9. I'm surprised Country Aire is still in business!

  10. flashback: Port Angeles Blog (Harper's)

    Friday, August 17, 2007

    Port Angeles: Population 250,000?

    In last Wednesday’s Peninsula Daily News there was an article (not available online) about the possible effects of global warming in the Port Angeles-Sequim area. According to Physics Professor Richard Schwartz, the following changes might be coming:

    In ten years there might not be any permanent snow fields in the Olympic Mountains.

    The glaciers could be gone in thirty years.

    Rain will fall harder and harder, causing rivers to overflow in the spring and dry up in the summer and fall.

    Schwartz said “if I were a farmer I’d buy land in Northern Alberta.”

    He said droughts and water wars in California and Arizona could send a mass exodus to the Northwest. “You — or your successors — are going to be inundated with people looking to get out of the heat.”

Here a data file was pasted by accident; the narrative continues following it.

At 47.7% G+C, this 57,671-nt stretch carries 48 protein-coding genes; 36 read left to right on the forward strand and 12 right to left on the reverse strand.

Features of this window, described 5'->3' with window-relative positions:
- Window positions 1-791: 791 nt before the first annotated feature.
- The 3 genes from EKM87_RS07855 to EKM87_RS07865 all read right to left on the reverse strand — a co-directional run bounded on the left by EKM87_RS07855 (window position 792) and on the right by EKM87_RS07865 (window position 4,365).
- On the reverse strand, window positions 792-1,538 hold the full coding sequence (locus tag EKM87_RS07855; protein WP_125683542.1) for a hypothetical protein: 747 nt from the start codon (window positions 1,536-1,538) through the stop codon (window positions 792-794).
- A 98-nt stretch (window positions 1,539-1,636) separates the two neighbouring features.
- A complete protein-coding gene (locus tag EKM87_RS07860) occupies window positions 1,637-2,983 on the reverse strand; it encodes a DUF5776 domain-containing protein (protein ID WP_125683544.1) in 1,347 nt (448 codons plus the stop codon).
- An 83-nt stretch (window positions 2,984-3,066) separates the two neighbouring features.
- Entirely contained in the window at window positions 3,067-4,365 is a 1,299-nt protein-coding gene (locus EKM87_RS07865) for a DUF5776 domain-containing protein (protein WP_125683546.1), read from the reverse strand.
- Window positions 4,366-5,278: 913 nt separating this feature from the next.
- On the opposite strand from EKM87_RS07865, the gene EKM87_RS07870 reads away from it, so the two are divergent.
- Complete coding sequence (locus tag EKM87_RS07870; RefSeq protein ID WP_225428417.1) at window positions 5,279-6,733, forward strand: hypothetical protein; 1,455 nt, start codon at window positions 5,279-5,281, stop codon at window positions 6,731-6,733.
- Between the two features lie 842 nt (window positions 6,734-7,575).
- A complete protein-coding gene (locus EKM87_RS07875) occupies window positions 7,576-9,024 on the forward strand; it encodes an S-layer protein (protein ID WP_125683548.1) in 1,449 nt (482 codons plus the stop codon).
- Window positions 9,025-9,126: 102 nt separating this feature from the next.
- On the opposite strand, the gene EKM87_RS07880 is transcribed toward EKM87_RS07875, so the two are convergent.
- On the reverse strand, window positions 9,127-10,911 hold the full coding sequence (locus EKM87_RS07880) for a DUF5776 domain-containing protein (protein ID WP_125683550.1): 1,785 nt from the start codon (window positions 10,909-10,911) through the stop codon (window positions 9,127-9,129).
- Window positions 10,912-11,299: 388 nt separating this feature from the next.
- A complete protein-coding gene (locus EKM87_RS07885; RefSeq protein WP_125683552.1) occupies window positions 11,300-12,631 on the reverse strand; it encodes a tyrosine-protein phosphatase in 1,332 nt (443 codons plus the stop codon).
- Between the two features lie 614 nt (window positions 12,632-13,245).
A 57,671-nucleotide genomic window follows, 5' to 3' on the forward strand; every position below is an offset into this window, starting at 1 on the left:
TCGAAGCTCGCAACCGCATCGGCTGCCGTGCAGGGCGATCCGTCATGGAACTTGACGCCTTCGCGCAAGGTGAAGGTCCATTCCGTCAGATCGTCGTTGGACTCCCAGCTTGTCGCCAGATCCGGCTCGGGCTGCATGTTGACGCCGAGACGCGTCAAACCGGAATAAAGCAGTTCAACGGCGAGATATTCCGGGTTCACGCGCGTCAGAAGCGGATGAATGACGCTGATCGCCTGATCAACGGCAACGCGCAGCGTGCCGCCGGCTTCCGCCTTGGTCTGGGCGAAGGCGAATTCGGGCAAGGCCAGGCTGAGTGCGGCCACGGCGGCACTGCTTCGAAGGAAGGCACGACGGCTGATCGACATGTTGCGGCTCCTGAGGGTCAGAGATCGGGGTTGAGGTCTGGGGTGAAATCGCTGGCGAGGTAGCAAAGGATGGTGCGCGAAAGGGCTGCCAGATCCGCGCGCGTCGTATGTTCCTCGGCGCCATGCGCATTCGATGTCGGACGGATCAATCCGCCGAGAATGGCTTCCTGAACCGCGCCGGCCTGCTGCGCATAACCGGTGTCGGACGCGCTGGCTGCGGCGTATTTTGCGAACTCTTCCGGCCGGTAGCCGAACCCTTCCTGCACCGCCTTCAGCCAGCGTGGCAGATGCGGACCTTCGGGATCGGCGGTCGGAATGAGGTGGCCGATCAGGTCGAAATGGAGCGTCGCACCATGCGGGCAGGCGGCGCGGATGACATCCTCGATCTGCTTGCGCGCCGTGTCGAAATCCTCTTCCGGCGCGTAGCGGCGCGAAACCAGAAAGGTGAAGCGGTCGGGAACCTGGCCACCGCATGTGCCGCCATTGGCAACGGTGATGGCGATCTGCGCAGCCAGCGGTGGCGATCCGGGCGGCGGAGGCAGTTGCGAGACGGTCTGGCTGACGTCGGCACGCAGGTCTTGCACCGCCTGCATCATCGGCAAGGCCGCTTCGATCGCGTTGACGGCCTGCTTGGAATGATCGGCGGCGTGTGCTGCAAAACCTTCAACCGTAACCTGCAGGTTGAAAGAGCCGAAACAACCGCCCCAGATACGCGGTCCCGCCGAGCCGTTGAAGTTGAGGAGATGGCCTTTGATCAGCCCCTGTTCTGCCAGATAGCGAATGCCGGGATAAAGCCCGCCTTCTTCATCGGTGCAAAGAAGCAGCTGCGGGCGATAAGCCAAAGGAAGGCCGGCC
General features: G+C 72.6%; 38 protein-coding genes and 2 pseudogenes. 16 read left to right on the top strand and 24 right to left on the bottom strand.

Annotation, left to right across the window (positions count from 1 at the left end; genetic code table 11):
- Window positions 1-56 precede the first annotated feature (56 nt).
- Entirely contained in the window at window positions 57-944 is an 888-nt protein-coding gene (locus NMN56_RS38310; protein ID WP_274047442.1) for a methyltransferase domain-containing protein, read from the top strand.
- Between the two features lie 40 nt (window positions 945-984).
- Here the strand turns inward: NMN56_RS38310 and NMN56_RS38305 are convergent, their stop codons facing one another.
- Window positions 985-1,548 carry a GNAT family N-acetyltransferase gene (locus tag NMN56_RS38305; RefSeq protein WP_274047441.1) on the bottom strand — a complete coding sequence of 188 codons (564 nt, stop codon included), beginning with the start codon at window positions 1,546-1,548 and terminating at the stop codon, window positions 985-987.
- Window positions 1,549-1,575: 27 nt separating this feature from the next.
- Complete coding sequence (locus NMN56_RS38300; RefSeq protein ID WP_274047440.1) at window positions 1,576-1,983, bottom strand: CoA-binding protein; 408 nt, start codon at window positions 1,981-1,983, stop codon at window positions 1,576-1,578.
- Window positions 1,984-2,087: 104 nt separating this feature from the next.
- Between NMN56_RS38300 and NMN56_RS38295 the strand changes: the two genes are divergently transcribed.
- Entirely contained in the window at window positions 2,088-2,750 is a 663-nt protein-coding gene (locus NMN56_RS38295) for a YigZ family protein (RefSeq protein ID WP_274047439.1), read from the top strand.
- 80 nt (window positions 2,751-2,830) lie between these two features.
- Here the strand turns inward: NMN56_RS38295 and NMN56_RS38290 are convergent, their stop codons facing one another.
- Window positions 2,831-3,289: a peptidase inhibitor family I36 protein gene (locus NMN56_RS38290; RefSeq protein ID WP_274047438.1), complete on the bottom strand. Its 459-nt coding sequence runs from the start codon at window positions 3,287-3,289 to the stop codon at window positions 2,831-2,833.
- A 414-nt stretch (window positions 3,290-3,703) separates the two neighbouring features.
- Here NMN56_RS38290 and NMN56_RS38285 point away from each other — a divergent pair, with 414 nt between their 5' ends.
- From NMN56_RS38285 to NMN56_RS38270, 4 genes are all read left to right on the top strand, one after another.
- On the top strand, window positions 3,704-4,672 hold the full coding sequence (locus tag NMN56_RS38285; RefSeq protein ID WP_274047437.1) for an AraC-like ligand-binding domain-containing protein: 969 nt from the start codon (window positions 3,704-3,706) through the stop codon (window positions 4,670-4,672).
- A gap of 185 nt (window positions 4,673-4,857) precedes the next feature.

He predicted that the Port Angeles-Sequim area could eventually have 250,000 residents. “It could happen in about twenty years if things become sufficiently bad in the Southwest. This is not necessarily a doom and gloom scenario, but one we have to keep in mind as we plan.”

  11. I guess Mr.Schwartz didn't factor in the reality of NO WATER. The masses may want to have a "mass exodus" to greener pastures, but that isn't here.

  12. The alpine glaciers acting as our reservoirs in the Olympics only developed 2,500 years ago after a dry spell. We (city dwellers) are the new development here. If our populations had stayed small and nomadic, we could survive the environmental stresses which are thrown our way. As my favorite anthropologist has often mused, it was all downhill once we started farming.